The fighting in Fallujah, Iraq has led to a number of widespread myths including false charges that the United States is using chemical weapons such napalm and poison gas. None of these allegations are true.

* * *

On November 12, 2004, the U.S. Department of Defense issued a denial of the chemical weapons charge, stating:

“The United States categorically denies the use of chemical weapons at anytime in Iraq, which includes the ongoing Fallujah operation. Furthermore, the United States does not under any circumstance support or condone the development, production, acquisition, transfer or use of chemical weapons by any country. All chemical weapons currently possessed by the United States have been declared to the Organization for the Prohibition of Chemical Weapons (OPCW) and are being destroyed in the United States in accordance with our obligations under the Chemical Weapons Convention.”

* * *

In both stories, Islam Online noted that U.S. forces had used napalm-like incendiary weapons during the march to Baghdad in the spring of 2003. Although all napalm in the U.S. arsenal had been destroyed by 2001, Mark-77 firebombs, which have a similar effect to napalm, were used against enemy positions in 2003.

The repetition of this story on Islam Online’s led to further misinformation. Some readers did not distinguish between what had happened in the spring of 2003, during the march to Baghdad, and in Fallujah in November 2004. They mistakenly thought napalm-like weapons had been used in Fallujah, which is not true. No Mark-77 firebombs have been used in operations in Fallujah.

Note the very careful disclaimers set forth here at this US Government website. The use of Napalm is denied, as is the use of “chemical weapons”, without making any specific reference to the white phosphorus munitions we know were used at Fallujah (and which American media reports had already disclosed). The entire tone of the piece is dismissive, and suggests that the sources in the Arab media which reported these charges are biased and without merit, without denying specifically the allegations of burned victims.

Note also the legalistic references to the Chemical Weapons convention. In this manner, they skirted the issue of whether White Phosphorus munitions used by the US military constituted chemical weapons, and could thus claim that no “chemical weapons” were used at Fallujah. The denial is a subtle one, and it would have been easy for anyone who had not investigated further to miss the fact that it was not a categorical denial of the use of weaponry that could both burn and poison its victims.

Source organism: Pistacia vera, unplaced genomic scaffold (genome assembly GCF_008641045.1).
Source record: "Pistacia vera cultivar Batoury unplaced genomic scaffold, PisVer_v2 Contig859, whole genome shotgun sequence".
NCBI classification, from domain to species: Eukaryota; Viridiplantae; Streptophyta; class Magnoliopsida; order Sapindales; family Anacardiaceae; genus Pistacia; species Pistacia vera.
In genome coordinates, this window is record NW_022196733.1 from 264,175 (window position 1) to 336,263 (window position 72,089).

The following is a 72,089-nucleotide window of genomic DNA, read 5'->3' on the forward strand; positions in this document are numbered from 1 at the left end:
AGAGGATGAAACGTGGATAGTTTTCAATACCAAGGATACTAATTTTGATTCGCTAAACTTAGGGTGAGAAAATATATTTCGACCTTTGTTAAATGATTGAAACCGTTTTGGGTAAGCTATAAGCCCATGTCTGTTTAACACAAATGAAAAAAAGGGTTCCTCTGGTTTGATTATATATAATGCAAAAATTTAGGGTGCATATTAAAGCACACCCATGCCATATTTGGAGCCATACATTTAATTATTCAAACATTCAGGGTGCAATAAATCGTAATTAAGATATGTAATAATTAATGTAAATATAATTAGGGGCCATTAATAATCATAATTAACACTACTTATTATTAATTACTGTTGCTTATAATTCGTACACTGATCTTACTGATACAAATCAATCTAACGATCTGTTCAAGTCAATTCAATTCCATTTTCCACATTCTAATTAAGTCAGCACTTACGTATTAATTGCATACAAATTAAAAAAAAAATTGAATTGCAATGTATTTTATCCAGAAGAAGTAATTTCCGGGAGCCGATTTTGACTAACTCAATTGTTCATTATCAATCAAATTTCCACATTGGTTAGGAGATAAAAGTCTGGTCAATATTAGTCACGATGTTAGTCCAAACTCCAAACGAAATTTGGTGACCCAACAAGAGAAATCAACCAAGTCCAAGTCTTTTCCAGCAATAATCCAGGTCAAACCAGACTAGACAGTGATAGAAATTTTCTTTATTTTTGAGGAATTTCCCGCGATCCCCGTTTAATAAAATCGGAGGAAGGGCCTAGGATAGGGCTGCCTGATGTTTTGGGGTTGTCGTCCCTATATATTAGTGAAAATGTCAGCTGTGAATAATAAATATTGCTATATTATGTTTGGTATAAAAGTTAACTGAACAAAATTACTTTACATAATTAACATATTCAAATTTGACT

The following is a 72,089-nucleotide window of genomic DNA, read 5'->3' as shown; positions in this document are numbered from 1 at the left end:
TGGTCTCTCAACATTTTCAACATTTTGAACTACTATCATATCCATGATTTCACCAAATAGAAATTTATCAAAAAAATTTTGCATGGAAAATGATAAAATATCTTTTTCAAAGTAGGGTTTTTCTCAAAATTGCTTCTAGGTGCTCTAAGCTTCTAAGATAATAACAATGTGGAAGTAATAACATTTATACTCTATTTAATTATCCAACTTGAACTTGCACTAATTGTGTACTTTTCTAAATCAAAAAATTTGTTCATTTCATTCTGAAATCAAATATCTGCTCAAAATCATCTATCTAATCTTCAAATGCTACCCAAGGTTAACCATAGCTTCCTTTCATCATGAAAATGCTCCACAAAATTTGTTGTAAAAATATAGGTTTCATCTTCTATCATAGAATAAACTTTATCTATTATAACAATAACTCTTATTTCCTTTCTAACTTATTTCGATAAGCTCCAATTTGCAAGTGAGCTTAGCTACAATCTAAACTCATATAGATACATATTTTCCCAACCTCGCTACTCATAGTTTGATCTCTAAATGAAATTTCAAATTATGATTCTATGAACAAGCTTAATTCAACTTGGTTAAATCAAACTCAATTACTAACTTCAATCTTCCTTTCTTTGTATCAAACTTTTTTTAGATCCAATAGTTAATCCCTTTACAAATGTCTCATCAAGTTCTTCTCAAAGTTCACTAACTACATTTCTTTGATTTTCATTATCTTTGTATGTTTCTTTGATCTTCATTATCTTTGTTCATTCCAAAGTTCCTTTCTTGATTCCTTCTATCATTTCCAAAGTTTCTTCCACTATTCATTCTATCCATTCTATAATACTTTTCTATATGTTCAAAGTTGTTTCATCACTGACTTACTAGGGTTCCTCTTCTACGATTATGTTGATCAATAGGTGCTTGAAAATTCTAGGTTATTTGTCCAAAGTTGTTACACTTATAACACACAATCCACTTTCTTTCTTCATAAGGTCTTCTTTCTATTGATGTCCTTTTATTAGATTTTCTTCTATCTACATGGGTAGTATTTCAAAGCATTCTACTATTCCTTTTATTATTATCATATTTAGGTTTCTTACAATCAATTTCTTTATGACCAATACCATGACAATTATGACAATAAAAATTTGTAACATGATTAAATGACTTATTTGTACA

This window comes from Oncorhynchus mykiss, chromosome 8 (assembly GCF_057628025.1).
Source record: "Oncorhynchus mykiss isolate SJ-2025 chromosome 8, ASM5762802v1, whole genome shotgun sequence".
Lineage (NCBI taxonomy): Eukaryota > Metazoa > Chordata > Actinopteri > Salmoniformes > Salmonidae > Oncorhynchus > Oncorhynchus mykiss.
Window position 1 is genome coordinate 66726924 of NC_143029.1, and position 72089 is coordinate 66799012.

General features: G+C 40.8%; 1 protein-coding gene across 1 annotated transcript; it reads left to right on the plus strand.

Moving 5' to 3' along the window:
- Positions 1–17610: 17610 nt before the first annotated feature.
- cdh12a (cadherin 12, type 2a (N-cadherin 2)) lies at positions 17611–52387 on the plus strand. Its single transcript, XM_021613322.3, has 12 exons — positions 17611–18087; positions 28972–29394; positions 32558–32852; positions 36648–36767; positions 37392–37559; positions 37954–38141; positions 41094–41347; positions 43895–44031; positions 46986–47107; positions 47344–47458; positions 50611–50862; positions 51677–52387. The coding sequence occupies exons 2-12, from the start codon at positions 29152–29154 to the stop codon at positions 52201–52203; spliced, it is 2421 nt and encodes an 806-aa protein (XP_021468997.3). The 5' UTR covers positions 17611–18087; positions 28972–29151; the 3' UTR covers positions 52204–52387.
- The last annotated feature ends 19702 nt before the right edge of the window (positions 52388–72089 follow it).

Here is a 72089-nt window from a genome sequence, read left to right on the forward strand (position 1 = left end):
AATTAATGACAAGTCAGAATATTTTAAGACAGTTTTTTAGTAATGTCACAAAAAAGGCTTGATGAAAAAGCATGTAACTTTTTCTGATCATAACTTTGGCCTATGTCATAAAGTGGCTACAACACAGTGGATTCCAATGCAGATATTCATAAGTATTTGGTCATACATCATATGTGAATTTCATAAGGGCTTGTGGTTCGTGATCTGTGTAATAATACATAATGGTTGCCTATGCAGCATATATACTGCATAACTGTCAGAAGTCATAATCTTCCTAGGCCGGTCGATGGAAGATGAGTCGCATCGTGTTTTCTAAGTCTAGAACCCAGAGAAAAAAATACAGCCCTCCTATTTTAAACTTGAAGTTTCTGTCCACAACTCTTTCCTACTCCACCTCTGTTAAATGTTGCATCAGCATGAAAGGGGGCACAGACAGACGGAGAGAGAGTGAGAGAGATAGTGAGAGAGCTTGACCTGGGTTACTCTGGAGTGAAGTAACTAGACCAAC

Could these seemingly categorical denials by the US, coupled with a suspicion that Arab reporting was biased, explain the failure of US and UK reporters to follow up this story? In part, perhaps. But then, you also have to assume that the Western reporters were simply too lazy or too intimidated to pursue the story. We do know that independent reporting outside the protected “Green Zone” is extremely hazardous. Insurgents have demonstrated a nasty habit of killing or kidnapping Western journalists in Iraq who lack adequate security (such as being embedded with US forces).

However, American reporters could have used Iraqi stringers to interview survivors of the Fallujah assault. They could have also by requested interviews with American troops who had been involved in the assault itself. They could even have done a little research online (assuming they had no personal experience as embedded reporters), and likely have come across Mortenson’s story in the North Count Times describing the “shake and bake” technique of mixing WP rounds with high explosive rounds. The Washington Post, for one, could have followed up on it’s own report, dated November 10, 2004, that white phosphorus was being used as a weapon in the battle for Fallujah. They already had information which suggested that there was some truth to the reports being published in the Arab press. So, something more than simple fear for one’s life must have at work here to stifle this story.

Dr. ash-Shaykhli’s Press Conference: Real or Propaganda?

For whatever reasons, the story that US forces may have been using banned or illegal weapons in the battle for Fallujah was abandoned by the American news media based in Iraq. It wouldn’t reappear until a story appeared in the Arab press of a March 2004 Baghdad press conference by a purported Iraqi interim government official by the name of Dr. Khalid ash-Shaykhli (in some reports “al-Sheikhli”) in which he alleged having found evidence of napalm and other chemical weapons employed against Iraqi insurgents and civilians in Fallujah. The English language story about this press conference that was most often cited subsequently in blogs and other on-line reports was first posted at

Dr. Khalid ash-Shaykhli, an official at Iraq’s health ministry, said that the U.S. military used internationally banned weapons during its deadly offensive in the city of Fallujah.